In other words, if your little kids feel stressed in class, then the teacher sucks. And your kids aren't getting a quality preschool education. Quality learning only happens when the kids are having fun.

That's why in a quality preschool, you expect no homework. Your kids want to go to school. The classroom has toys, posters, art materials, musical instruments - and plenty of space for the kids to run around. The kids learn not by sitting down and memorising, but through drama, games, singing, dancing, art & craft, group play and hands-on experiments. The teachers are caring, humorous and smiling.

Lessons are designed to engage several of the multiple intelligences at a time. The environment is not competitive, because nothing is graded, nothing is given an A or B or F. Every lesson is designed to be its own reward. Everything should be fun.

So I hope that the Singapore government will promote quality preschool education. We need many, many more trained preschool teachers who know what quality is all about. Precisely because Singapore is already too competitive. We need to stop the current education system from destroying our little kids' natural curiosity and love for learning. We want things to be fun.

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Anonymous said...

For an MP who said that he only found out that there are poor people/families AFTER joining PAP, not in the 1960s, not in the 1990s but in the new millennium!?! I'll take any thing he knows, researh, said with a pinch of salt.

Anonymous said...

maybe for first six years, brain did not develop?

Anonymous said...

I am a psychology graduate, and I agree with the notion that intellectual stimulation has the greatest impact in the early years.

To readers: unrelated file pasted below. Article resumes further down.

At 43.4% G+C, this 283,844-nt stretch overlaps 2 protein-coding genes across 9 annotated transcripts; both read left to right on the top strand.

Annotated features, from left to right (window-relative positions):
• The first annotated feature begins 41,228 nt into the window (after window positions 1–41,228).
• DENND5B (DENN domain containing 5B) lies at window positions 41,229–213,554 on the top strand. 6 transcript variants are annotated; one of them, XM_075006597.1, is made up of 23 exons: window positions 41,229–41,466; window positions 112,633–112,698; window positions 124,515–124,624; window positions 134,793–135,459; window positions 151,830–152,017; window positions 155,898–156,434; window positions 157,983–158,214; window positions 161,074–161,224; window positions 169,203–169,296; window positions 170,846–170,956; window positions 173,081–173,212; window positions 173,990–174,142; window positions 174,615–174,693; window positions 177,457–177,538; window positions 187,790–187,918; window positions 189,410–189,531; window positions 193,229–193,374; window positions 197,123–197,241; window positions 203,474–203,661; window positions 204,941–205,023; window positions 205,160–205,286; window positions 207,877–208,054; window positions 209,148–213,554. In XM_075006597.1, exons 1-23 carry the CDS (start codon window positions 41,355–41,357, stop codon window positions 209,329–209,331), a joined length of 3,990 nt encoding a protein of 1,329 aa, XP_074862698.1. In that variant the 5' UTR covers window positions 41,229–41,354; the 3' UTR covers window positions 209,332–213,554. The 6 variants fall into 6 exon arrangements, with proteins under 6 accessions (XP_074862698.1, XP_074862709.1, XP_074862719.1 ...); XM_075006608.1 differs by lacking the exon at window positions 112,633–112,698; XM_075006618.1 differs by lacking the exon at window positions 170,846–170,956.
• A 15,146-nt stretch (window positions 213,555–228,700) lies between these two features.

Another interesting finding is that the smarter the child, the greater the effect. i.e. a high IQ child will improve much more than one of normal IQ.

IMO, it would be a tragedy not to develop to one's full potential.

And yes, learning should be fun! Years of studying for exams in a pressure cooker environment does NOT prepare one for life. I've come out of the system relatively unscathed, but I fear for our future generations.

Anonymous said...

When I brought my son to the Primary 1 school briefing, I was shocked to hear the teacher in charge explain that the Primary 1 child was expected to know the alphabet and be able to write his name in English and Chinese. Hello, I distinctly remember my first lessons in school was learning the ABCs, and it didn't take longer than a couple of months. So why waste the money on "pre-school" years which can cost as much as $600 a month?

Anonymous said...

My daughter has just graduated from her pre school and like Mr Wang, I'm really interested in this particular area.

I think what constitutes a good pre-school education depends on its very definition.

Some parents define a good pre-school education as one which prepares the child for the formal education system.. thus by the time the child enters primary school, he should be able to handle primary school work of preferably up to primary 6 (*grin*)